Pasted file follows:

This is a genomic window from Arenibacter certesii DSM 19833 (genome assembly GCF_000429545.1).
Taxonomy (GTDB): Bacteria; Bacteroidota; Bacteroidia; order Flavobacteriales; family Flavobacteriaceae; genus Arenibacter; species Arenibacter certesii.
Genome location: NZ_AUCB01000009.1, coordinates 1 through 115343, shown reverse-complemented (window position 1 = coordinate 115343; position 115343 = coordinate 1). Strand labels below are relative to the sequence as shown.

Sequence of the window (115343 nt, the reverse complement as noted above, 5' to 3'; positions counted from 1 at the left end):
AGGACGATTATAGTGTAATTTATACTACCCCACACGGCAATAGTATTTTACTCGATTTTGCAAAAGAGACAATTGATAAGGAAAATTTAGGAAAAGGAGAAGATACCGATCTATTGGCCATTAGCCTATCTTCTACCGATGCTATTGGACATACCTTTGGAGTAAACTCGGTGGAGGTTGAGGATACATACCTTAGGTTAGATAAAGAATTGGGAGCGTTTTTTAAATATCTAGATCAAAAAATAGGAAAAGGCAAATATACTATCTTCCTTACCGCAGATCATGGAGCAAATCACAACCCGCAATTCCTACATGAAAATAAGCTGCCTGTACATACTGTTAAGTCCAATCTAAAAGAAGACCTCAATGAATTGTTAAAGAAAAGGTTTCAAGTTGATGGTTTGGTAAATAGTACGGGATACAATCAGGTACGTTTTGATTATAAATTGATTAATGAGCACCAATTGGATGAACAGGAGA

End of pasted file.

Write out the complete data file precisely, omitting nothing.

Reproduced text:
This is a genomic window from Arenibacter certesii DSM 19833 (genome assembly GCF_000429545.1).
Taxonomy (GTDB): Bacteria; Bacteroidota; Bacteroidia; order Flavobacteriales; family Flavobacteriaceae; genus Arenibacter; species Arenibacter certesii.
Genome location: NZ_AUCB01000009.1, coordinates 1 through 115343, shown reverse-complemented (window position 1 = coordinate 115343; position 115343 = coordinate 1). Strand labels below are relative to the sequence as shown.

Sequence of the window (115343 nt, the reverse complement as noted above, 5' to 3'; positions counted from 1 at the left end):
AGGACGATTATAGTGTAATTTATACTACCCCACACGGCAATAGTATTTTACTCGATTTTGCAAAAGAGACAATTGATAAGGAAAATTTAGGAAAAGGAGAAGATACCGATCTATTGGCCATTAGCCTATCTTCTACCGATGCTATTGGACATACCTTTGGAGTAAACTCGGTGGAGGTTGAGGATACATACCTTAGGTTAGATAAAGAATTGGGAGCGTTTTTTAAATATCTAGATCAAAAAATAGGAAAAGGCAAATATACTATCTTCCTTACCGCAGATCATGGAGCAAATCACAACCCGCAATTCCTACATGAAAATAAGCTGCCTGTACATACTGTTAAGTCCAATCTAAAAGAAGACCTCAATGAATTGTTAAAGAAAAGGTTTCAAGTTGATGGTTTGGTAAATAGTACGGGATACAATCAGGTACGTTTTGATTATAAATTGATTAATGAGCACCAATTGGATGAACAGGAGA